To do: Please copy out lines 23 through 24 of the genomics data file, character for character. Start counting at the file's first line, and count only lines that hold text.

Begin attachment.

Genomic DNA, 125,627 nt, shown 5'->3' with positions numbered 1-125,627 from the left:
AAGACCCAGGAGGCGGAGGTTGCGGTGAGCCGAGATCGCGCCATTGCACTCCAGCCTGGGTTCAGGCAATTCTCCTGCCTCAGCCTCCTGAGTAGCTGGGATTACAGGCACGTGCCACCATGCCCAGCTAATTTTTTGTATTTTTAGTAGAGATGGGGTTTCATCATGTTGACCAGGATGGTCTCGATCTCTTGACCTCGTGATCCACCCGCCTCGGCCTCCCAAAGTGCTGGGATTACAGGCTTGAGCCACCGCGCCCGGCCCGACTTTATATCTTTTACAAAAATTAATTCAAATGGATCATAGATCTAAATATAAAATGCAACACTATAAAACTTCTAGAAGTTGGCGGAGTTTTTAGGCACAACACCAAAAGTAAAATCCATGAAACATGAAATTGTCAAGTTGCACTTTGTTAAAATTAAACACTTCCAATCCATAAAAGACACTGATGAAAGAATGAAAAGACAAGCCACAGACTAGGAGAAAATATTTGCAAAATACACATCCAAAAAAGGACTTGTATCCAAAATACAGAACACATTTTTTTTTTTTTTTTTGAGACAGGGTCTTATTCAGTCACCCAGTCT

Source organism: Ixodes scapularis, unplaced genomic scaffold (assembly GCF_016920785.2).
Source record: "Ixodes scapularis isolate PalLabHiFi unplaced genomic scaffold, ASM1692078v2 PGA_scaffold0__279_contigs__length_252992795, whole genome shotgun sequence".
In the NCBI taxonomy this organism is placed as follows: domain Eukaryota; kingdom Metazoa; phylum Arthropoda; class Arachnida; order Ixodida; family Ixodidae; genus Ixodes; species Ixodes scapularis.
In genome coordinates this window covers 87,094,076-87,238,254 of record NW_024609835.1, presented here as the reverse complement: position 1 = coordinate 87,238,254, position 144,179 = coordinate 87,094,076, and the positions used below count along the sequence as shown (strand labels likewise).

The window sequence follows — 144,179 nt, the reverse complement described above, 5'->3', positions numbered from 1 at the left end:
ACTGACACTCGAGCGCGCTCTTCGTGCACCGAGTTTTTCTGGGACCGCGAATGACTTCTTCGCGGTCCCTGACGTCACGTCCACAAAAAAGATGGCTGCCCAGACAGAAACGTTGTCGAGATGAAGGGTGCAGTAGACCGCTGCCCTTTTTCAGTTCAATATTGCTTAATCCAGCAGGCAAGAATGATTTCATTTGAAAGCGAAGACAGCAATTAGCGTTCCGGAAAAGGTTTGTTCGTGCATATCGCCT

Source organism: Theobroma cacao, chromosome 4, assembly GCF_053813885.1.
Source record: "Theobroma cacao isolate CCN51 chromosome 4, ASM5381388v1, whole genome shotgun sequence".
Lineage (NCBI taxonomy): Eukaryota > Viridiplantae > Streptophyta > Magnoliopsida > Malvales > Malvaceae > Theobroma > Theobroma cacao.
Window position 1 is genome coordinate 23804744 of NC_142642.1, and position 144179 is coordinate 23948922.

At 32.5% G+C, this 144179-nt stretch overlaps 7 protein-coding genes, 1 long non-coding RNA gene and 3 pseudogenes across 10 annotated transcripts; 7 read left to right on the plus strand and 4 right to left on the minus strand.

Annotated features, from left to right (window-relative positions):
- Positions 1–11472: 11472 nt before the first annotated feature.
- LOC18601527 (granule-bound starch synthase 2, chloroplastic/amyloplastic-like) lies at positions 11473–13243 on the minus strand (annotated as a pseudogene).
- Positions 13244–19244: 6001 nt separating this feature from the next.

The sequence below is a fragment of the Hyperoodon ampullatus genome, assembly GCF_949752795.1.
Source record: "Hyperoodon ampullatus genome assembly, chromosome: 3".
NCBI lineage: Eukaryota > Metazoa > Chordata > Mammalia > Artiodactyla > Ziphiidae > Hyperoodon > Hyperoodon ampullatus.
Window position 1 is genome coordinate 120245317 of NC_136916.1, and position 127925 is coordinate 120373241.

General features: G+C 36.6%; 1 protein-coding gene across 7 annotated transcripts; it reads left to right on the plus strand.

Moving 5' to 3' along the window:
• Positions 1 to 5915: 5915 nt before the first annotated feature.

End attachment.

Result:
Moving 5' to 3' along the window:
• Positions 1 to 5915: 5915 nt before the first annotated feature.